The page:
Thursday, March 07, 2019 01:35 PM / ARM Research
Highlights from last month
OMO Issuances touch new highs
Coming into the year we projected the likelihood of a tight monetary policy in the early part of 2018 hinged on CBN’s quest to defend the naira amid high concentration of fixed income maturities and lower crude oil prices. As expected, the CBN continued its liquidity curbing tactics in February by net issuing N1.09 trillion, its highest monthly OMO sale so far. In addition, the CBN kept OMO rates elevated for most part of the month before turning dovish (1-year OMO: -70bps to 14.3%) at its last auction in February. For clarity, following the bullish run at secondary market driven by foreign investors interest and pent up market liquidity from OMO maturities (N1.87 trillion) and FAAC inflows (N660 billion) which cascaded into higher subscription levels (Subscription levels: N975 billion), investors repriced OMO bids lower with bids on the one-year OMO as low as 13.9%. This alongside lesser hurt to currency emanating from lower fixed income maturity profile in subsequent months informed CBN’s decision to cut its OMO rates (1-year OMO bill: -70bps MoM to 14.3%).
NTB yields tremble further
In line with its NTB issuance calendar for Q1 19, FG rolled over the N268.5 billion staged to mature in February, bucking two consecutive months of net repayment. Average stop rates at the February bond auction dipped 35bps MoM to 12.66%. The lower stop rates at the February NTB auction reflects apathy for short dated debts despite significantly higher subscription levels. To buttress, despite offering N268.5 billion at the February auction, subscription levels touched a thirteen-month high of N1.2 trillion.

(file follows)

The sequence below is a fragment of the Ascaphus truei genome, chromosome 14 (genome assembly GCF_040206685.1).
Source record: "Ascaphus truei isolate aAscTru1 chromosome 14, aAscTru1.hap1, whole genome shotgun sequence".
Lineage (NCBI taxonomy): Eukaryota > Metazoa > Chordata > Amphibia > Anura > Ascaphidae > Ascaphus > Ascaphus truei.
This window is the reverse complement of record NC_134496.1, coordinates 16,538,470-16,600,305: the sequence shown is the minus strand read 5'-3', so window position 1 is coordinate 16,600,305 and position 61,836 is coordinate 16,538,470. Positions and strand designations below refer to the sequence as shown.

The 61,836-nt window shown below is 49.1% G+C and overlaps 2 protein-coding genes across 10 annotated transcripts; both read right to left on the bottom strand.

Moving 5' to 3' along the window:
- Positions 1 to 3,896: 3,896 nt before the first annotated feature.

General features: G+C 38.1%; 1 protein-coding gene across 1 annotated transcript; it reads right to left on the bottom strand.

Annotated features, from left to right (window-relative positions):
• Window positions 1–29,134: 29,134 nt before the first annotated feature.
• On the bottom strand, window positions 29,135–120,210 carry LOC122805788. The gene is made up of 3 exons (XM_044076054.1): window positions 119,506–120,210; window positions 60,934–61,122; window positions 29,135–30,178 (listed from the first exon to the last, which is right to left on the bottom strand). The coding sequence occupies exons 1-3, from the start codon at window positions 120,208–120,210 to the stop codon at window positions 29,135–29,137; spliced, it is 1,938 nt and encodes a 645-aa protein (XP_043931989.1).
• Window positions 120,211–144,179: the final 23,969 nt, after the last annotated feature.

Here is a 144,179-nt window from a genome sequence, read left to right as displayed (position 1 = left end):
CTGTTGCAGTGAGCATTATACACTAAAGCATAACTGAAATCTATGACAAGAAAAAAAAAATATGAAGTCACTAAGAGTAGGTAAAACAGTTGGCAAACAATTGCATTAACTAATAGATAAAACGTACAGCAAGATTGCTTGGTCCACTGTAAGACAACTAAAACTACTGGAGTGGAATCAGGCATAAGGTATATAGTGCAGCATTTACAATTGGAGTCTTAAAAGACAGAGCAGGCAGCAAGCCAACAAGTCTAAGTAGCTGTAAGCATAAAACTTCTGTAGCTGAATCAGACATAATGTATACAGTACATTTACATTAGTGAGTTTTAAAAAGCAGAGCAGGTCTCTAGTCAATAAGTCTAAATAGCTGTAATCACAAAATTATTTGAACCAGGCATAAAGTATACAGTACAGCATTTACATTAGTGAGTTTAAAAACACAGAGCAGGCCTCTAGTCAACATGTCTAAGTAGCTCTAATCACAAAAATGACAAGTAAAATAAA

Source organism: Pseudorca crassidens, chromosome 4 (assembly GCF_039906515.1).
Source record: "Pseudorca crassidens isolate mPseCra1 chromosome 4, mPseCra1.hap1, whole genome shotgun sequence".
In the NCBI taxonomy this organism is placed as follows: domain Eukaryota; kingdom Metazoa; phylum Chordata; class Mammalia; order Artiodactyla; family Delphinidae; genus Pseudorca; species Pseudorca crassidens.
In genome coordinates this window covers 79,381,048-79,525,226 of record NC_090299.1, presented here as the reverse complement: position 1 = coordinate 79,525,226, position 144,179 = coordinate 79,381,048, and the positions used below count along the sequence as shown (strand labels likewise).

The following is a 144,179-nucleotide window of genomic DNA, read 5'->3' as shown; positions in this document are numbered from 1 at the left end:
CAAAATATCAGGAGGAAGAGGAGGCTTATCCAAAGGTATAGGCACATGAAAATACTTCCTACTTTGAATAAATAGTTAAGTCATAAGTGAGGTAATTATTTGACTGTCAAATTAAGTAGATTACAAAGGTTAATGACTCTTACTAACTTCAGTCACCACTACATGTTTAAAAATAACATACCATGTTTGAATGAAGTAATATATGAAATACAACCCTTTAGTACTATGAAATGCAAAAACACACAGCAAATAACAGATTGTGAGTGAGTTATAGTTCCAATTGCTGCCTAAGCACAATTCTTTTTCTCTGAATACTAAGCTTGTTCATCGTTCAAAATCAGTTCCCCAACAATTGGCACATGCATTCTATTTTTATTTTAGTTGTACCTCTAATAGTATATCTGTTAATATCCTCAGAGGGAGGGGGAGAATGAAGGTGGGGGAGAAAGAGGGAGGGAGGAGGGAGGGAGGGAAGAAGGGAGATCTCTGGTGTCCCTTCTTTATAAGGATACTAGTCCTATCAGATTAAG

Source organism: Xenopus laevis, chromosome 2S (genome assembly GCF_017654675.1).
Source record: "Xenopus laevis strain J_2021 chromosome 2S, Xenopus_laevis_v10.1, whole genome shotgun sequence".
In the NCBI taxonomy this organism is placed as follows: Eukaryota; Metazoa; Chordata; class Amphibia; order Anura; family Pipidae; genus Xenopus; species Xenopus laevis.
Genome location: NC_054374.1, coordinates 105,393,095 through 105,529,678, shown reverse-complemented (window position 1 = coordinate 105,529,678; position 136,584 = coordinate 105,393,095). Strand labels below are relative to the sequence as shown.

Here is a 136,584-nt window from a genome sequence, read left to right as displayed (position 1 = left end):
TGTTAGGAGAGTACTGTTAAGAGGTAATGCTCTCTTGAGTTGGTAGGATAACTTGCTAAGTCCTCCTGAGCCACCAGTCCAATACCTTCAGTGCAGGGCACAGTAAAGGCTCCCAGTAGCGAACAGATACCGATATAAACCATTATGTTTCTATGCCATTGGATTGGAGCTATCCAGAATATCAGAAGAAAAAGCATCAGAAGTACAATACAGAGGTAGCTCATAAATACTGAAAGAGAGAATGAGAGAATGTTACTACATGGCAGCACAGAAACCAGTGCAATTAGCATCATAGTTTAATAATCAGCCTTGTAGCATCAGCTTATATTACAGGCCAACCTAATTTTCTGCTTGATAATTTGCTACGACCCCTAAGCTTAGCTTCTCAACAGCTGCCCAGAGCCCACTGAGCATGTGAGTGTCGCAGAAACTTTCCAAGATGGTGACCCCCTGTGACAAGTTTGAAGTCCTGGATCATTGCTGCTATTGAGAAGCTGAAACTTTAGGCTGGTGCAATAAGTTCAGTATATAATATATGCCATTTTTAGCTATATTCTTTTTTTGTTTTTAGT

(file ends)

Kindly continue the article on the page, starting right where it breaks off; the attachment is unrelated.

Despite the higher demand, FG rolled over its maturity for the month as planned and reduce its stop rate. Similarly, at the secondary market, average NTB yields plunge 155bps MoM to 13.06%. In terms of drivers, while this was driven in part by the lower stop rates at the auction, the plunge in yields was mainly driven by the investors’ appetite for Nigeria’s short dated debt following the successful conduct of the elections in February. For clarity, although NTB yields dipped 155bps MoM, it plunged 115bps between 26th and 28th of February (post announcement of election result).
Bond yields dip
At the long end, FG ramped up borrowings as it issued N150 billion worth of FGN bonds in February (vs N117 billion in January). Despite higher paper supply, average marginal clearing rates dipped 52bps to 14.75%. The lower stop rate at the auction reflects the confluence of higher demand as well as investors repricing following lower yields at the secondary market. On demand, the auction was largely oversubscribed with bid to cover of 1.6x, leaving FG with favorable bargaining terms. In addition, following the bullish run in bond yields which in our view largely reflects foreign investors interest in Nigeria’s bond market, investors repriced their bids lower with bids on the 10-year going as low as 13%. Furthermore, akin to the NTB market, post announcement of Nigeria’s presidential election, average bond yields dipped 69bps taking overall secondary market bond yields lower by 108bps MoM to 13.98%.
Going forward, we hold the view that the concentration of fixed income maturities which relapses after Q1 19 before picking up in Q4 19 and our case for downslide in headline inflation mid-2019 provides room for softer OMO rates between March and September. This is evident in CBN’s decision to cut its OMO rates on its one-year bill by 70bps and take further step to withdraw the one-year OMO bill at its recent auction in March in order to enforce a loose monetary policy. Farther out, our view about NGN depreciation towards the end of the year and higher fixed income maturities suggests that the apex bank could return to liquidity curbing tactics over Q4 19 to ward off speculative attacks on the NGN. On the fiscal side, the lack of guidance on possible refinancing of maturing Fixed income securities this year alongside our expectation for lower crude oil prices points to higher fiscal borrowings over 2019. While this suggests higher yields over 2019, we do not see sizeable upside for bond yields over the next few months. Our expectation is hinged on buy sentiment in the fixed income market following higher foreign inflows into Nigeria’s debt market which tails the successful conduct of the presidential election as well as expectation of lower yields over the near term. Meanwhile, at the short end, the recent Q2 NTB calendar suggest continuous apathy towards short term borrowings as FG plans to roll over its maturity over the quarter. As a result, we see room for lower NTB yields over the short term.